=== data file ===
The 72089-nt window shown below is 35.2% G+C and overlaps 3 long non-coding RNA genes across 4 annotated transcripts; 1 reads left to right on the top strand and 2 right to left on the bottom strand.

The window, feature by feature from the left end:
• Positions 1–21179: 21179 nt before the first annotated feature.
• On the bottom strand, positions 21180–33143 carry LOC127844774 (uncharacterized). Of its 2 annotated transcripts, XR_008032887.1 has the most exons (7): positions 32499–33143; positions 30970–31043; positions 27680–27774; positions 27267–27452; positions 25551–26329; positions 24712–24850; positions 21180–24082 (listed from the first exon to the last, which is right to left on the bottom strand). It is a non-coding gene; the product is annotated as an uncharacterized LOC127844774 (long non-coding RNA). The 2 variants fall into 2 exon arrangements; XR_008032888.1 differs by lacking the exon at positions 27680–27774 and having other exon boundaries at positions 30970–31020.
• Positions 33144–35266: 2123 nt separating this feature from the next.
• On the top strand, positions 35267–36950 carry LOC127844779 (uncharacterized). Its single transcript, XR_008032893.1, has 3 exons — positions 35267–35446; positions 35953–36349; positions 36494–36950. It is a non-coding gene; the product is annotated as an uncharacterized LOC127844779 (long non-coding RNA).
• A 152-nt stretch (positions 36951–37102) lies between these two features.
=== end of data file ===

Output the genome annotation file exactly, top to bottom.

The 72089-nt window shown below is 35.2% G+C and overlaps 3 long non-coding RNA genes across 4 annotated transcripts; 1 reads left to right on the top strand and 2 right to left on the bottom strand.

The window, feature by feature from the left end:
• Positions 1–21179: 21179 nt before the first annotated feature.
• On the bottom strand, positions 21180–33143 carry LOC127844774 (uncharacterized). Of its 2 annotated transcripts, XR_008032887.1 has the most exons (7): positions 32499–33143; positions 30970–31043; positions 27680–27774; positions 27267–27452; positions 25551–26329; positions 24712–24850; positions 21180–24082 (listed from the first exon to the last, which is right to left on the bottom strand). It is a non-coding gene; the product is annotated as an uncharacterized LOC127844774 (long non-coding RNA). The 2 variants fall into 2 exon arrangements; XR_008032888.1 differs by lacking the exon at positions 27680–27774 and having other exon boundaries at positions 30970–31020.
• Positions 33144–35266: 2123 nt separating this feature from the next.
• On the top strand, positions 35267–36950 carry LOC127844779 (uncharacterized). Its single transcript, XR_008032893.1, has 3 exons — positions 35267–35446; positions 35953–36349; positions 36494–36950. It is a non-coding gene; the product is annotated as an uncharacterized LOC127844779 (long non-coding RNA).
• A 152-nt stretch (positions 36951–37102) lies between these two features.